It’s a fascinating time to be working in the fuel-retail industry in Australia.
A steep escalation in the capital value of retail-fuel sites across Australia, coupled with the potential growth in earnings that can be harvested from time-poor consumers in the convenience sector, suggests that our industry is on the cusp of a revolutionary change – one that reduces fuel retailers’ exposure to economic loss from the lower petrol demand created by the introduction of more fuel-efficient vehicles in the Australian light-vehicle fleet.
“These trends have seen ACAPMA spending as much time providing information to the Australian investment sector as we have traditionally spent discussing fuelpricing issues in Australia,” ACAPMA CEO Mark McKenzie said.
“My personal belief is that we are on the cusp of a new age in petrol and convenience that will bust the traditional paradigm of a service station being just a facility that provides fuel with ‘chips, chocs and drinks’.” Evidence of the near-term opportunity in the fuel-retail industry is provided by three major announcements that have been made recently.
The first came from Viva Energy Australia (the supplier of Shell products in Australia) on June 21, with the formal launch of its initial public offering (IPO) for its fuel business to be listed on the ASX.
The launch followed an earlier announcement of its intent to list its Geelong (Victoria) refinery and nationwide fuelretail business on the ASX in May 2018, and later statements indicating that about half of the offering had been subscribed to by institutional investors before the launch of the public IPO.
The deal will see Viva become the second fuel-retail business to be listed on the ASX, alongside Caltex Australia.
The most recent media on this development tells us that Viva float is on track to raise at least $2.4 billion, the biggest IPO in Australia for more than four years.
Just two days later, BP announced it had abandoned its proposal to acquire Woolworths’ service-station business in the face of the ACCC’s opposition to the deal and the lack of an appropriate workaround.
Somewhat ironically, the deal would have resulted in the combined business having fewer sites in total flying the BP/Woolworths brand than the number that were already flying the Caltex/Woolworths brand before the deal was announced (although the ACCC’s concern largely centred on the resulting disproportionate concentration in several local marketing areas around the country).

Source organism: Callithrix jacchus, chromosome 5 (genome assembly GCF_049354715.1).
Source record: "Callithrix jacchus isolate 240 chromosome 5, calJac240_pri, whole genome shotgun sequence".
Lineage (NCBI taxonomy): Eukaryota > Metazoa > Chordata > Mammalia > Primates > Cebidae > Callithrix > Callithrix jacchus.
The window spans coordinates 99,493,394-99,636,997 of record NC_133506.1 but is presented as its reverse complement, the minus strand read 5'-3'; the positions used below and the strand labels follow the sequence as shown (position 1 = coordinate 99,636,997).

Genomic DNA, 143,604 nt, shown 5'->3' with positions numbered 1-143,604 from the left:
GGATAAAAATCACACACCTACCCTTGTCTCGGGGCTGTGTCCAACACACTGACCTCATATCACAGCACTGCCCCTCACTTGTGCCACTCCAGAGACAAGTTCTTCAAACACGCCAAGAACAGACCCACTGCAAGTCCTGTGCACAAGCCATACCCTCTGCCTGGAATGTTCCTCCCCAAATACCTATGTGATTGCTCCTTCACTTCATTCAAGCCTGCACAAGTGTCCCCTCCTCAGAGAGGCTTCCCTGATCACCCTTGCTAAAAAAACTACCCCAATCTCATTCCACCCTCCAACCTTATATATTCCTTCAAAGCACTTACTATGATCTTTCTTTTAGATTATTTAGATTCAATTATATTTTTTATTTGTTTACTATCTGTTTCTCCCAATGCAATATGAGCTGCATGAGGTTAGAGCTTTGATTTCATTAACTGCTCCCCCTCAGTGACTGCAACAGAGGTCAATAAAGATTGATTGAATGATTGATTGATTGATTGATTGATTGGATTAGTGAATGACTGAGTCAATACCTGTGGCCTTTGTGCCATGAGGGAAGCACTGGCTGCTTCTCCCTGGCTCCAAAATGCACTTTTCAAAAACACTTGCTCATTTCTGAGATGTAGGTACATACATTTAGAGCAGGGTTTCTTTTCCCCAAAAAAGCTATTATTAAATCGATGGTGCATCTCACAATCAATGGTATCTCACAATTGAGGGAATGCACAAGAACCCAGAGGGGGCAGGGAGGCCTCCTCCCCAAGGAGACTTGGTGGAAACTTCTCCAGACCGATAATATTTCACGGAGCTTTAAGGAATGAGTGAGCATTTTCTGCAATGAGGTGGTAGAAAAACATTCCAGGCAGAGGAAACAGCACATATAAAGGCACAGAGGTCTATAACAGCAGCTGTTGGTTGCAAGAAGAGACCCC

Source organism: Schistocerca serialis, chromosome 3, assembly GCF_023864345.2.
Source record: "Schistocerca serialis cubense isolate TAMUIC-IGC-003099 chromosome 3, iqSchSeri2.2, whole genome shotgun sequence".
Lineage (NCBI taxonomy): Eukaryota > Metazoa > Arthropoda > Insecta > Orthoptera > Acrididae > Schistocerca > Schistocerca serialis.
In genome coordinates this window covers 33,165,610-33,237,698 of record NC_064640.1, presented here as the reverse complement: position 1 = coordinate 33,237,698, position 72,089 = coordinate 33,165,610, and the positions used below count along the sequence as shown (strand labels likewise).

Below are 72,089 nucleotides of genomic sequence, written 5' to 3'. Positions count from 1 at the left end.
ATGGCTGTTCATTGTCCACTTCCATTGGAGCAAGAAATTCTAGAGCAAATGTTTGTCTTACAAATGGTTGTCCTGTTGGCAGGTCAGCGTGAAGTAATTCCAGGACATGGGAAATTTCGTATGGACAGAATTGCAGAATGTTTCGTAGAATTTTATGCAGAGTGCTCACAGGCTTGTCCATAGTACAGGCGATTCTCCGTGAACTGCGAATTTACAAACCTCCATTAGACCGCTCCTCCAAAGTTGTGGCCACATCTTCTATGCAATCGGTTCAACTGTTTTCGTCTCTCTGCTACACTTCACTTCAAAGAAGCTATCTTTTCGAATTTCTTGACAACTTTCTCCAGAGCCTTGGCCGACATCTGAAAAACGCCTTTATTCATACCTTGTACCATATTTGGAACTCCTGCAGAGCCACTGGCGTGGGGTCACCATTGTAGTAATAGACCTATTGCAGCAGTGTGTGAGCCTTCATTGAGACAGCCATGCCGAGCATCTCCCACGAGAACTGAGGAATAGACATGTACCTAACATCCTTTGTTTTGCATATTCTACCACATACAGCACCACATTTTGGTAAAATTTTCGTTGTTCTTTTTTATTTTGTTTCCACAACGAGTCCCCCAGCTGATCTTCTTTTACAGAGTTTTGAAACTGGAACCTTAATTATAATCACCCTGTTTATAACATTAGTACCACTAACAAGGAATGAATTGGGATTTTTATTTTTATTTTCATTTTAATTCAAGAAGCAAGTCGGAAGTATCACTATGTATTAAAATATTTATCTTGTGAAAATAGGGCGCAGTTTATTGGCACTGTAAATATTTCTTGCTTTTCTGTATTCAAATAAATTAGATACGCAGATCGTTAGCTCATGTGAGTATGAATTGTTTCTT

It would be fair to say this was a bit of a blow for both parties. But, given that both organisations are gifted with outstanding management teams, it is only a matter of time before they have dusted themselves off and re-emerged with their plan Bs.
For Woolworths, plan B emerged sooner rather than later, with the announcement that it had struck a new deal with Caltex Australia.
In essence, the deal does not change the number of sites displaying either the Caltex or Woolworths brands, with Woolworths continuing to operate 531 sites and Caltex maintaining the number of Caltex-branded sites.
The deal does, however, provide Caltex with greater certainty in its fuel-supply deal with the retailer for the next 15 years, while increasing the number of sites across the country participating in the Woolworths loyalty program from the current 104 to 229 across the country.
What does it all mean for the industry?
Well, before we answer that question, it is worth noting that there has been one other major announcement by a fuel retailer in the past three months.
In March 2018, Wesfarmers announced its plans to demerge Coles from the group. While less eye-catching than the other announcements, this will also probably have a marked impact on the market, with a refocused (and leaner) Coles management team seeking to carve out a greater share of the highly competitive Australian fuel-retail market.
These three announcements provide a pointer to what is likely to happen over the next three to five years in our market.
“We’re entering the convenience revolution in our industry, where fuel retailers move to broaden their offerings to the point where convenience products become as important as fuel in their dayto- day operations,” Mr McKenzie said. “But this revolution isn’t just the playing field of the big guys.”
Dealers and independent businesses have moved heavily into this space over the past three to four years. Many of them are taking advantage of the buying power of co-operative buying groups such as UCB and New Sunrise to access a range of convenience items at competitive prices, together with convenience-retailing support services.
Mid-cap fuel retailers such as APCO, Tasco and Jack & Co have entered the convenience space with a finesse to match the efforts of the “big guys”.
Those of us who work in the industry know that competition in our market occurs on a site-by-site basis, not at enterprise level or a ‘whole-of-city’ level. Accordingly, all retailers (large and small) are now engaged in a battle to capture an increased share of the combined petrol and convenience market . within their local communities.
Different people will have different views on the impact of the recently announced moves on the future shape of the Australian fuel industry in the near term.
“What is certain, however, is that the shape of the petrol-convenience market will be very different five years from now,” Mr McKenzie said.